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Most states now allow entrepreneurs to operate under a new form of business--the Limited Liability Company (LLC). LLCs are much heralded, and for good reason. They blend the tax advantages of partnerships with the legal advantages of corporations. This combination offers business owners unmatched flexibility in establishing their enterprises.

Organizing an LLC

An LLC is started by filing a paper generally known as Articles of Organization with the Secretary of State. The Articles, which become a public record, contain general information about the LLC, including the names and addresses of its initial managers or owners (generally called members. An LLC officially exists as soon as the Articles are filed, unless the Articles specify a later date. Although an LLC must have at least two members, it has no upper limit.

The Operating Agreement

Before filing the Articles, an LLC's prospective members should agree on how they will conduct the business's internal affairs. This agreement, which should be in writing, is generally called the operating agreement. The operating agreement should cover such issues as the management of the LLC, withdrawal of members, transferability of membership interests, and dissolution of the LLC. However, the most important part of the operating agreement covers how the LLC will allocate distributions to its members.

LLCs and Special Allocations

Under the Internal Revenue Code (IRC), partners in a partnership are not required to divide the gains and losses from the partnership in proportion to their ownership interests. Instead, they can agree to allocate those gains or losses in almost any manner. Such arrangements are called special allocations, and they are best explained by an example.

Let's say that Susan has invented a new plumbing device, called EZ Flush, that will virtually eliminate stopped drains. Selena, her friend, agrees to invest $50,000 in the venture. Susan will market the device directly to consumers until the two friends can license their product to a large manufacturer. Susan and Selena do not want to split the gains and losses equally. Instead, they agree that Susan can keep the fees paid by the consumers, and Selena will receive the first $100,000 of license fees paid by the manufacturer. The allocations of the consumers' fees to Susan and the manufacturer's fees to Selena are examples of special allocations.

Until the advent of LLC’s special allocations could only be made within partnerships. Now, owners can also make special allocations through LLCs.

Although partnerships offer the flexibility of special allocations, they also have a major disadvantage. Each partner is liable for all the debts of the partnership. Limited partnerships are available to shelter passive investors from liability. However, organizing a limited partnership is expensive and complex. LLCs provide a simpler alternative.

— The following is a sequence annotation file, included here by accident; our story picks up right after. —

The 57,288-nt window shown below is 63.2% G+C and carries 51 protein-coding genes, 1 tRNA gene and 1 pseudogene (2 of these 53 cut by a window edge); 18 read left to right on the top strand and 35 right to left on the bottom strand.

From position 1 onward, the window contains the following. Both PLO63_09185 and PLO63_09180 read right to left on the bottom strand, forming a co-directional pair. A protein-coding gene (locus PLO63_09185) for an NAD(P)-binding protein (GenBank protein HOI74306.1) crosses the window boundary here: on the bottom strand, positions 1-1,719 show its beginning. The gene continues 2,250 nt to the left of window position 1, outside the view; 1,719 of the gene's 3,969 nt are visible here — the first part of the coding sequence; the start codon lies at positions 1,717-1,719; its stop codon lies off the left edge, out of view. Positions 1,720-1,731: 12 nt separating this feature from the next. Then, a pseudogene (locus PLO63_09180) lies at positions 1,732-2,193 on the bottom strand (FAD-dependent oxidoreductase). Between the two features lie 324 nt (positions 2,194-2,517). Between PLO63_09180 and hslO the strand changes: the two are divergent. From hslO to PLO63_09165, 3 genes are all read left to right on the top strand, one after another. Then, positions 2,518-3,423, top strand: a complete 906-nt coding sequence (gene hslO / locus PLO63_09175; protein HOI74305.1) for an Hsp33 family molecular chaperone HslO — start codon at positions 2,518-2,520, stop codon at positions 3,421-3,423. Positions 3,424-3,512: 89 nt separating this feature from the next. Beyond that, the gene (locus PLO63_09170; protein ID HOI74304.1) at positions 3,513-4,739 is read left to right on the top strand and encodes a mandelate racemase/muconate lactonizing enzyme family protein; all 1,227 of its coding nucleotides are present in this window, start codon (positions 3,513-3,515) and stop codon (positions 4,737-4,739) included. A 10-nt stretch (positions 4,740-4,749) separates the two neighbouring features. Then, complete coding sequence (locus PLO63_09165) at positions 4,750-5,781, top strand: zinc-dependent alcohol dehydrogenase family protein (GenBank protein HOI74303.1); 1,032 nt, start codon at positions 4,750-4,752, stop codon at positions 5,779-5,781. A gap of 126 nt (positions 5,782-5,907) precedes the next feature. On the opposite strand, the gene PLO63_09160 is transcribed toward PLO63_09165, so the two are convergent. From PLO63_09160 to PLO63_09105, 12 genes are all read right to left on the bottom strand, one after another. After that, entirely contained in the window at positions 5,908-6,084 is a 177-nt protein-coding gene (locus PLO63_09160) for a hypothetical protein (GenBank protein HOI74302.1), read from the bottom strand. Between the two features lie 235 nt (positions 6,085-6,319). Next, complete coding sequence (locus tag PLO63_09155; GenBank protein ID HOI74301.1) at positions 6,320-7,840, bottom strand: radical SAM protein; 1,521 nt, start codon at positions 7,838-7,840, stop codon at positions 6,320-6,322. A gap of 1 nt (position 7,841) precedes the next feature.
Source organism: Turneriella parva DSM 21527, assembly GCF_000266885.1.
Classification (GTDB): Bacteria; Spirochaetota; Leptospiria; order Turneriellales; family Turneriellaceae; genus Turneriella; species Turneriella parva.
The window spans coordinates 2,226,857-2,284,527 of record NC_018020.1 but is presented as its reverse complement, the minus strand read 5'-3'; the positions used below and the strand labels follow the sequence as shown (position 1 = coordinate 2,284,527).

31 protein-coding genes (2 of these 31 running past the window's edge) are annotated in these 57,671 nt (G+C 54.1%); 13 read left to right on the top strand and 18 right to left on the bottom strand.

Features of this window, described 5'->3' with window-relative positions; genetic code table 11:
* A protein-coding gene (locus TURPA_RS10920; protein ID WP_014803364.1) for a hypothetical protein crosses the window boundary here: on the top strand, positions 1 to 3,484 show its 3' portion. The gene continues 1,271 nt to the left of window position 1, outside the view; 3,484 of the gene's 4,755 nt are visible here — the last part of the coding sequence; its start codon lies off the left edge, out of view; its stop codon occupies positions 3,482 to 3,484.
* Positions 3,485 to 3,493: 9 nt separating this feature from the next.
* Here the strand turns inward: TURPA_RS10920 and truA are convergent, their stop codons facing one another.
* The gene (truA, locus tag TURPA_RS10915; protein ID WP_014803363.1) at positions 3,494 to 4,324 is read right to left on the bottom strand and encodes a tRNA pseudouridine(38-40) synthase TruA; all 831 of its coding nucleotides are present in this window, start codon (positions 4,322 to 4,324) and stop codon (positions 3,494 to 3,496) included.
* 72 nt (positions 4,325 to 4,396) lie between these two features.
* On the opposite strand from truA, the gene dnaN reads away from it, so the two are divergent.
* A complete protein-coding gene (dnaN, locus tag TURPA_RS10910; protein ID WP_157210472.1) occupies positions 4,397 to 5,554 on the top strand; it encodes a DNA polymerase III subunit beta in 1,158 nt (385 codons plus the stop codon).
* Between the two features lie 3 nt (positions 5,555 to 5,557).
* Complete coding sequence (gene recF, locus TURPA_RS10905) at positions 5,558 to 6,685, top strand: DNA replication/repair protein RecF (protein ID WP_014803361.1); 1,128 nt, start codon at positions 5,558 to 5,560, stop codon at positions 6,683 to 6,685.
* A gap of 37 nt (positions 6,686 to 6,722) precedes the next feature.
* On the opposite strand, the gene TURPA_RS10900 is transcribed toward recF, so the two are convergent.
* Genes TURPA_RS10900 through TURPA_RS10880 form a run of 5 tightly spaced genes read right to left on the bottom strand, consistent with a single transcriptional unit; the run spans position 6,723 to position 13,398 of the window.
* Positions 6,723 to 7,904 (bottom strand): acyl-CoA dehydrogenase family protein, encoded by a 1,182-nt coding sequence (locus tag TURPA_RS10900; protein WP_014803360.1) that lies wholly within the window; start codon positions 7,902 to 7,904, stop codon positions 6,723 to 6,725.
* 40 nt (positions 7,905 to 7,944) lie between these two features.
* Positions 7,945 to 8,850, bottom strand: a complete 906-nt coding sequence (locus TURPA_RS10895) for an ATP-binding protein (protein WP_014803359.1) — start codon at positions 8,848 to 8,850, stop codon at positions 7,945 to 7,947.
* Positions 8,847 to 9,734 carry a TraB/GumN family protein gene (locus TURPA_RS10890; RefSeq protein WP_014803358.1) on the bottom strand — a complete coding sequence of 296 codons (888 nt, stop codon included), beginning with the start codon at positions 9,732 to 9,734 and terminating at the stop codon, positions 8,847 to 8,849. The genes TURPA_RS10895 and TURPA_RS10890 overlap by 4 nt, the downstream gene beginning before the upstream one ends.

LLCs and Personal Liability

In general, the owners of a corporation are not personally liable for the corporation's debts. Indeed, owners often incorporate their businesses primarily to gain protection from personal liability. The Act makes this key advantage of corporations--protection from personal liability--a feature of LLCs as well. Accordingly, the members of an LLC will ordinarily not be liable for the LLC's debts.

Other LLC Advantages

Business owners who choose to incorporate often elect Subchapter S status for their corporations. Under Subchapter S, which is part of the IRC, a corporation pays no income taxes. Instead, the owners pay all taxes.

S corporations have several disadvantages. The IRC regulations that govern S corporations limit the flexibility by which the owners may be compensated. For example, an agreement under which only one owner receives certain fringe benefits could violate the regulations, causing an immediate and automatic termination of the Subchapter S election. This could have disastrous income tax consequences.

LLCs have much greater freedom to compensate their members than do S corporations. In addition, unlike the Subchapter S regulations, the regulations governing LLCs contain no provisions for the immediate or involuntary termination of LLC status.

Subchapter S also restricts the ownership of S corporations. S corporations cannot have more than 75 owners, and nonresident aliens cannot be owners. For an example, let's return to Susan and Selena. If Susan lived in Illinois but Selena was a citizen and resident of Hong Kong, they could not organize their venture as an S corporation. LLCs have no such limitations. With the increasing globalization of our economy, the S corporation's ban on ownership by nonresident aliens may lead to increased use of LLCs.

The Best of Both Worlds

The LLC combines the best features of partnerships and corporations in one package. Two or more business owners can now make special allocations of the gains and losses from their enterprise while avoiding personal liability. They can flexibly compensate each other, and they can leave their LLC interests to their heirs in a trust. Provided that the owners use care in organizing the entity, an LLC may give them an excellent platform from which to launch a successful business.

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